The use of drones and other live streaming video input for Fire management and its limitations

The use of drones and other live streaming video input for Fire management and its limitations

There is much talk about digital development and it's a thing that Bergen Fire Department has focused on the last couple of years One of the areas we have worked with is incident command support tools When we purchase new IT support tools it is important that we exercise critical thinking and that we ask ourselves the right questions before we implement new tools

One of the questions we asked ourselves was What is important? When the alarm goes and we are dispatched at 2:30 AM but your brain still remains in bed at the fire station though you arrive at the scene of an incident where everything is chaotic and you are more than employed carrying out and handling the incident then it’s important that the tools we use are both; simple, visual and if it's so logical that it's only the intuitive part of your brain that needs to work then we actually have a possibility to get the tools to work during an incident So, what does this gives us of benefits Here I could have mentioned a serie of bullet points but for emergency agencies there is only one thing important to us and that is; a common situational awareness this is an absolute must and if not established we will not work as efficient as needed When we implement digital tools We use of course lots of tools on the scene of an incident and these are just some of the tools; Cim, Locus, Bris, five live streaming channels, maps, smoke diver log We don't necessarily use all of the tools at each incident but we use minimum one or more during an incident but if we don't have the ability to combine the tools they won’t bring us any value That’s why we have tied all these tools together into one network this enables two-way communication for all units what you see at the bottom of the screen is a few of the live streaming video inputs we have We currently have five video channels in total and I will show you how they work later on in my presentation Our video channels stream one-way but the other systems communicate both ways Today we don't use our cross-agency radio network system (Nødnett) for this type of communication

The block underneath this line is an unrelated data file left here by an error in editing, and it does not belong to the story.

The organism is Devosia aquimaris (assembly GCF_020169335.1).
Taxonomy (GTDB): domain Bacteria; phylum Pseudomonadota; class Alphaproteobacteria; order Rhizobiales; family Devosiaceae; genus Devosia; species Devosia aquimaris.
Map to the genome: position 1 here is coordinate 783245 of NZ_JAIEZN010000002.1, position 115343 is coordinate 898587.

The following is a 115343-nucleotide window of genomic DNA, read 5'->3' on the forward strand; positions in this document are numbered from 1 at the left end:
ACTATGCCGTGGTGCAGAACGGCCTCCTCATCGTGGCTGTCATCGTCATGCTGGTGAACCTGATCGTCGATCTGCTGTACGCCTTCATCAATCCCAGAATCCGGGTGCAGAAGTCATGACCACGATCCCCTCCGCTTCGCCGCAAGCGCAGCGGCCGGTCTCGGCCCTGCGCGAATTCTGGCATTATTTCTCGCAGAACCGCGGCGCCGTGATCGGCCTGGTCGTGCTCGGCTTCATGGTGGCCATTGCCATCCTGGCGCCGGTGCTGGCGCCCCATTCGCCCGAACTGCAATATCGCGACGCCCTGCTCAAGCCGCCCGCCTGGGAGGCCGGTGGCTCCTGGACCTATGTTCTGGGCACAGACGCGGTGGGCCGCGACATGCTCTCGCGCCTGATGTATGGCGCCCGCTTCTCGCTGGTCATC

Simply because it is not strong enough to carry the amount of data needed for video streaming Instead we use multiple 4G mobile operators for data communication which we aggregate into one strong network for better network coverage The benefit of this is that the emergency call centre in Bergen (110-central) which covers all Hordaland (area on the west coast of Norway) receives live images directly from incidents – same as you can see at the monitors here This image is from an incident where the emergency call centre receive an overview live from the incident this gives the emergency call centre significant value in order to support the first responders in the best way This image shows our staff and crisis unit function who also receives the same live images

here you can see three live streams on the monitors At the staff function we also use IT-tools that supports communication in the other direction this enables corporation between the incident commander, the emergency call centre and the staff function The staff function is scaled up as needed based on the size of the incident It can be 1-2 who manage and operate the staff & crisis function or as high as 8-10 persons Though at a smaller scale the same capabilities are in place at our fire and rescue boat but still the exactly same IT tools are installed on the rescue boat